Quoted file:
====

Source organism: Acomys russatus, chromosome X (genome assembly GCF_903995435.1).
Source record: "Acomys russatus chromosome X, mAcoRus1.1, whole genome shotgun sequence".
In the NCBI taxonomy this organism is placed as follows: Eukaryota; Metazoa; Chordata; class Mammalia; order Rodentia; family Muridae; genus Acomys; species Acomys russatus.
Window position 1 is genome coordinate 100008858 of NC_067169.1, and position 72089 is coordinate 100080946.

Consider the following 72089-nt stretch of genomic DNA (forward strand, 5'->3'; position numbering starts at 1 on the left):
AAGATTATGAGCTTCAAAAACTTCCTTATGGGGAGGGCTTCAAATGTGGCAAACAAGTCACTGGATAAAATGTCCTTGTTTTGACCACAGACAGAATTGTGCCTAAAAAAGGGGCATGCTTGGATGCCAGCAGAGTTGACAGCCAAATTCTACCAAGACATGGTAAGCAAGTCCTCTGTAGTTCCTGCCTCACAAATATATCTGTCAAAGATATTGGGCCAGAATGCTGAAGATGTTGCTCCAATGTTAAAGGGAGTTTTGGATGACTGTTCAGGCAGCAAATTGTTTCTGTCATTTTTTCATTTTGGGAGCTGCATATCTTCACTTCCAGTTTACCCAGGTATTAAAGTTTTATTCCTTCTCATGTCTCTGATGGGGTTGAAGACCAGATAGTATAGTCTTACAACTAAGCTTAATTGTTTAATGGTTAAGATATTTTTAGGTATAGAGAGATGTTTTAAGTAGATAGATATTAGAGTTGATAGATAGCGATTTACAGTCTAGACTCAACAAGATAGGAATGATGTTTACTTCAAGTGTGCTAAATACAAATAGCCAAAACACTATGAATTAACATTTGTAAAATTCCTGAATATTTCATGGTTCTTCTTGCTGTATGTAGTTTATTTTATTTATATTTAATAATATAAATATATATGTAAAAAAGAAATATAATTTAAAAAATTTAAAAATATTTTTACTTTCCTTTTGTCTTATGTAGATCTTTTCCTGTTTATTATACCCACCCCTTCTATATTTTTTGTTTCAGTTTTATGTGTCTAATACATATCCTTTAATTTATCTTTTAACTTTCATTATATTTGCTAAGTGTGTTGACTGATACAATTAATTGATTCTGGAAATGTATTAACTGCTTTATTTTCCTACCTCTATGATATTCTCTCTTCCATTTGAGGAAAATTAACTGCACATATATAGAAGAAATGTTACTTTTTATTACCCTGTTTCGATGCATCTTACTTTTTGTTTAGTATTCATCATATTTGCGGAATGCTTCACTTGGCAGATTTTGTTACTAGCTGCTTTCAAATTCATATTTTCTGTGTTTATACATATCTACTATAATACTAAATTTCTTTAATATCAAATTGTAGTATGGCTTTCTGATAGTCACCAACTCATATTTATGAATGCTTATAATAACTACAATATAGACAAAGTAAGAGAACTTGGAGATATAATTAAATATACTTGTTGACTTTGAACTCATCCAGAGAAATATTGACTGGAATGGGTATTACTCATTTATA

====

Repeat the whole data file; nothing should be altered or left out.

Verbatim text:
Source organism: Acomys russatus, chromosome X (genome assembly GCF_903995435.1).
Source record: "Acomys russatus chromosome X, mAcoRus1.1, whole genome shotgun sequence".
In the NCBI taxonomy this organism is placed as follows: Eukaryota; Metazoa; Chordata; class Mammalia; order Rodentia; family Muridae; genus Acomys; species Acomys russatus.
Window position 1 is genome coordinate 100008858 of NC_067169.1, and position 72089 is coordinate 100080946.

Consider the following 72089-nt stretch of genomic DNA (forward strand, 5'->3'; position numbering starts at 1 on the left):
AAGATTATGAGCTTCAAAAACTTCCTTATGGGGAGGGCTTCAAATGTGGCAAACAAGTCACTGGATAAAATGTCCTTGTTTTGACCACAGACAGAATTGTGCCTAAAAAAGGGGCATGCTTGGATGCCAGCAGAGTTGACAGCCAAATTCTACCAAGACATGGTAAGCAAGTCCTCTGTAGTTCCTGCCTCACAAATATATCTGTCAAAGATATTGGGCCAGAATGCTGAAGATGTTGCTCCAATGTTAAAGGGAGTTTTGGATGACTGTTCAGGCAGCAAATTGTTTCTGTCATTTTTTCATTTTGGGAGCTGCATATCTTCACTTCCAGTTTACCCAGGTATTAAAGTTTTATTCCTTCTCATGTCTCTGATGGGGTTGAAGACCAGATAGTATAGTCTTACAACTAAGCTTAATTGTTTAATGGTTAAGATATTTTTAGGTATAGAGAGATGTTTTAAGTAGATAGATATTAGAGTTGATAGATAGCGATTTACAGTCTAGACTCAACAAGATAGGAATGATGTTTACTTCAAGTGTGCTAAATACAAATAGCCAAAACACTATGAATTAACATTTGTAAAATTCCTGAATATTTCATGGTTCTTCTTGCTGTATGTAGTTTATTTTATTTATATTTAATAATATAAATATATATGTAAAAAAGAAATATAATTTAAAAAATTTAAAAATATTTTTACTTTCCTTTTGTCTTATGTAGATCTTTTCCTGTTTATTATACCCACCCCTTCTATATTTTTTGTTTCAGTTTTATGTGTCTAATACATATCCTTTAATTTATCTTTTAACTTTCATTATATTTGCTAAGTGTGTTGACTGATACAATTAATTGATTCTGGAAATGTATTAACTGCTTTATTTTCCTACCTCTATGATATTCTCTCTTCCATTTGAGGAAAATTAACTGCACATATATAGAAGAAATGTTACTTTTTATTACCCTGTTTCGATGCATCTTACTTTTTGTTTAGTATTCATCATATTTGCGGAATGCTTCACTTGGCAGATTTTGTTACTAGCTGCTTTCAAATTCATATTTTCTGTGTTTATACATATCTACTATAATACTAAATTTCTTTAATATCAAATTGTAGTATGGCTTTCTGATAGTCACCAACTCATATTTATGAATGCTTATAATAACTACAATATAGACAAAGTAAGAGAACTTGGAGATATAATTAAATATACTTGTTGACTTTGAACTCATCCAGAGAAATATTGACTGGAATGGGTATTACTCATTTATA